As with any surgery there are potential complications, and those associated with this particular procedure include hematoma, local infection, dizziness, and tinnitus. Children with CI may have a higher risk of developing otogenic meningitis, particularly streptococcal meningitis. CI candidates with atypical temporal bone anatomy, previous history of meningitis, CSF leak at time of surgery, or those with certain types of surgical positioners may be a particularly high risk. Thus, pneumococcal vaccination is recommended in all pediatric CI recipients (link to CDC vaccination recs for CI recipients: http://www.cdc.gov/vaccines/vpd-vac/mening/cochlear/dis-cochlear-faq-hcp.htm). Less common complications include CSF leak, facial nerve injury, and extrusion of hardware. To minimize risks, surgery is deferred in the setting of an active infection, i.e. OM. In children with chronic otitis, typically ventilation tubes are placed and then surgery is performed when the middle ear is dry.
Revision surgery rates vary between 5 and 12%, and are most commonly attributed to device failure. Other reasons may include poor wound healing and device extrusion. With any replacement of implant, one should consider the potential for further hearing loss due to repeat cochlear trauma.
Rehabilitation (see also specific page)
After the immediate recovery from CI, patients will meet with audiologists for programming of their implant. They will also require ongoing rehabilitation with speech therapists and close involvement with their teachers.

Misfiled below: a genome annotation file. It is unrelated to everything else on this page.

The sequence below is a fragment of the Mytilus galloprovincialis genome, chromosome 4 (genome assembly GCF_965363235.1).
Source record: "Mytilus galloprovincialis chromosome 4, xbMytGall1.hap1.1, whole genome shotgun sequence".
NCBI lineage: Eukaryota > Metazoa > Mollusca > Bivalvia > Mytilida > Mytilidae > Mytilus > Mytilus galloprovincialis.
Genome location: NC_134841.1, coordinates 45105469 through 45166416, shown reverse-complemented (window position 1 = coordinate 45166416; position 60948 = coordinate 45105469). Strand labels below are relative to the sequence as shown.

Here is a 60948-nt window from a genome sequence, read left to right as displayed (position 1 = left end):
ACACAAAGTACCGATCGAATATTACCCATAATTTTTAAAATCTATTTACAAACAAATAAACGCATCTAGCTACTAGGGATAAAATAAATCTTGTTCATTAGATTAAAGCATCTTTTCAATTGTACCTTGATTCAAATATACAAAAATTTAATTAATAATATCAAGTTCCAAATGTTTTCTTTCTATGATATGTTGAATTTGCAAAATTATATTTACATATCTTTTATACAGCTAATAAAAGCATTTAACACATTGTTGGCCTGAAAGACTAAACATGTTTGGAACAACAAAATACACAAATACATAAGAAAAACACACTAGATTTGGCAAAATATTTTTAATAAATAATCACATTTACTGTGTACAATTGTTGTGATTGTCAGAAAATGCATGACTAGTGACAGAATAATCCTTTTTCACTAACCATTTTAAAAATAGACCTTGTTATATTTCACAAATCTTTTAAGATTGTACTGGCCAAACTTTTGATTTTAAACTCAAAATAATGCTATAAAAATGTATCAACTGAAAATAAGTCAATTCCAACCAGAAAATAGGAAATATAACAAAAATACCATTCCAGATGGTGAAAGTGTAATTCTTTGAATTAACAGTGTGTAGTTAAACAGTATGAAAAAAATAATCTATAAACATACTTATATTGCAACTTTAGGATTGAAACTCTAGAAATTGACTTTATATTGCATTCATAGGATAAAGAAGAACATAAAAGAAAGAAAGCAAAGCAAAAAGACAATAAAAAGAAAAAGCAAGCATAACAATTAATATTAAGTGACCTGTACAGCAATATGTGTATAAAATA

Future of Cochlear Implantation in Children
Simultaneous versus Sequential Bilateral Cochlear Implantation
Studies suggest that speech perception is improved after the second CI compared to single implantation alone. Improved localization and speech understanding in noisy background has been demonstrated in adults and there is emerging evidence for similar benefits in children. Furthermore, sequential implantations at earlier ages (<5) and at shorter intervals are suggested to have better outcome. Although sequential implantation at longer intervals (several years) still improves speech perception and learning, the outcomes decline with increasing age at second implantation. Given these results, more infants are now being implanted sequentially at shorter intervals (<12months) or even simultaneously. There is however strong evidence for single CI coupled with hearing amplification on the contralateral side to achieve bilateral input.
Relaxation of Candidacy Criteria
Although CI is a treatment for severe to profound SNHL, hearing loss is often associated with anatomical malformations that have formerly been contraindications for CI due to the inconsistent benefit of CI on speech perception in these patients. However, the criteria for CI candidacy are slowly being expanded to include abnormalities such as cochleovestibular anomalies and cochlear nerve deficiency, as well as auditory dyssynchrony/neuropathy where neural signals from intact cochlea are not properly conveyed to the brain. Although outcomes of CI in these children vary widely, the hope is that these patients will at least benefit from auditory awareness even if they do not achieve speech perception.